Everson-Hock ES, Taylor AH & Ussher M (2010) Readiness to use physical activity as a smoking cessation aid: A multiple behaviour change application of the Transtheoretical Model among quitters attending Stop Smoking Clinics. Patient Education and Counseling, 79 (2), pp. 156-159. https://doi.org/10.1016/j.pec.2009.09.016
Objective: Physical activity (PA) reduces cravings during smoking abstinence. Little is known about quitters' use of PA. This study aimed to: (1) determine the extent of quitters' past and current use of PA as a cessation aid, while attempting to quit; (2) examine relationships between use of PA and quitter characteristics and cognitions.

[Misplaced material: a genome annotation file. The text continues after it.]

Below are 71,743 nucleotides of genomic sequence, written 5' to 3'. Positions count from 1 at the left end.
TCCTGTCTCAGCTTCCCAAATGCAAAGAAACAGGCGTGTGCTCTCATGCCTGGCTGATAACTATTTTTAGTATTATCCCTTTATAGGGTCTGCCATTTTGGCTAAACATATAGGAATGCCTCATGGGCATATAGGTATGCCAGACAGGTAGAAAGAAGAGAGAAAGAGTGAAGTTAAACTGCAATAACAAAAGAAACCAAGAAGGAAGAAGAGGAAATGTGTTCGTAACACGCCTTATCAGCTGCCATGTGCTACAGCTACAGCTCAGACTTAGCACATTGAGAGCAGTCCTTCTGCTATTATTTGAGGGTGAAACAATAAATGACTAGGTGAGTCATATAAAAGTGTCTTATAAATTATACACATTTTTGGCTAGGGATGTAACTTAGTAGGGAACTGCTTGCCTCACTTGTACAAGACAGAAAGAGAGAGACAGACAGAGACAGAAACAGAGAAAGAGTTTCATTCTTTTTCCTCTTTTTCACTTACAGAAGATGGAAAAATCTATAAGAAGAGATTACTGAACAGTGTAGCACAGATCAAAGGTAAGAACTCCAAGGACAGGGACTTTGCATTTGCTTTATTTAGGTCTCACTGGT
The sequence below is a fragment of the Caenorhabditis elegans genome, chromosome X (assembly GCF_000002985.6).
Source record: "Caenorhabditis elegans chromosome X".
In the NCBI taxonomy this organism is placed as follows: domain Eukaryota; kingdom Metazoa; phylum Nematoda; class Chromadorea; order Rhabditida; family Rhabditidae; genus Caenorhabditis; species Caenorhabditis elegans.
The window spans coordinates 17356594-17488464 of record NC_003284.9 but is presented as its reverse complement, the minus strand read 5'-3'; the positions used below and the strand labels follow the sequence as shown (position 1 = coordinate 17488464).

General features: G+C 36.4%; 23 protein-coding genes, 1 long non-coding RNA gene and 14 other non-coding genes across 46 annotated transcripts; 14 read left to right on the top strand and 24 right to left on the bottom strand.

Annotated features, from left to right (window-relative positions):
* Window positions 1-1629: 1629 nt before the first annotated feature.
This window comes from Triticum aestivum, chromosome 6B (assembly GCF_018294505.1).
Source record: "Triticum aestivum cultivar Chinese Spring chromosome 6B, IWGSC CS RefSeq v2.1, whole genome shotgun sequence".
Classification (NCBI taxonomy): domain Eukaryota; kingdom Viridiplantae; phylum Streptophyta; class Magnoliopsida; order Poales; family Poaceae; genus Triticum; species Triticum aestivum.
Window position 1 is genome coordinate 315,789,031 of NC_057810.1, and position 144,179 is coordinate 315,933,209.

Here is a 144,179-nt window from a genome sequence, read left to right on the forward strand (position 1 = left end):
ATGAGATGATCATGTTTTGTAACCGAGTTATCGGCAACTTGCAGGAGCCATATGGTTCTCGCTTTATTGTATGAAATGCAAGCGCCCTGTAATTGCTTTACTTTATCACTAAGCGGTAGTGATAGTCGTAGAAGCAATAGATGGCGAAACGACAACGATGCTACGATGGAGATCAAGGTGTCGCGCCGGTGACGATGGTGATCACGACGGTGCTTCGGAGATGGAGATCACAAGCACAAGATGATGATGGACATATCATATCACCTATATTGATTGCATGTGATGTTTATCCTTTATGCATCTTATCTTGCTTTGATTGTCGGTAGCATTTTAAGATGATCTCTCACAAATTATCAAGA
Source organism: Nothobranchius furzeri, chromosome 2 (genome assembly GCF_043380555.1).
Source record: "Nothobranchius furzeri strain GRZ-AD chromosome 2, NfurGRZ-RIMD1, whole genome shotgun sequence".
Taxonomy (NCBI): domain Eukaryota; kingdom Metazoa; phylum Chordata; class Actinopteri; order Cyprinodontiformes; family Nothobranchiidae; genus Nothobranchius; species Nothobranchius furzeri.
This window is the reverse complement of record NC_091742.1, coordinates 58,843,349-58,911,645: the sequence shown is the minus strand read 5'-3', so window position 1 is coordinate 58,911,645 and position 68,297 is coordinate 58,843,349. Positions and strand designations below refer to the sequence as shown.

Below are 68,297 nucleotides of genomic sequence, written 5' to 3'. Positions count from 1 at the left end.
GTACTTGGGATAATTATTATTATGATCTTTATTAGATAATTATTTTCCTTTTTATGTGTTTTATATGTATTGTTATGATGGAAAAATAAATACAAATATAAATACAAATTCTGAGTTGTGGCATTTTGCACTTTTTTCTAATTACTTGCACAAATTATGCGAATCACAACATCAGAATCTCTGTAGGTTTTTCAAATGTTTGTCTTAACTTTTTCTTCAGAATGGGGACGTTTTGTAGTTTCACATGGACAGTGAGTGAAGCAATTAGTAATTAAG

Methods: Self-report surveys were completed by 181 smokers attempting to quit.
Results: Twenty-two percent of quitters reported currently using PA to control their smoking, and 35% had used it during a previous quit attempt. Those in later stages of readiness for using PA as a cessation aid held more positive beliefs regarding self-efficacy, outcome efficacy and did more vigorous PA.
Conclusion: Quitters were more likely to use PA to help them quit when they had greater belief in their own ability to use PA and in the efficacy of PA to help them to quit, and were also meeting weekly PA targets for health.
Practice implications: Strategies by stop smoking advisors aiming to enhance client self-efficacy and outcome efficacy beliefs regarding PA as a cessation aid may help to increase the use of this behavioural strategy, since it seems that most quitters do not use PA.
Exercise Beliefs; Self-efficacy; Outcome efficacy; Outcome expectancy; Stage of change; Motivation
Patient Education and Counseling: Volume 79, Issue 2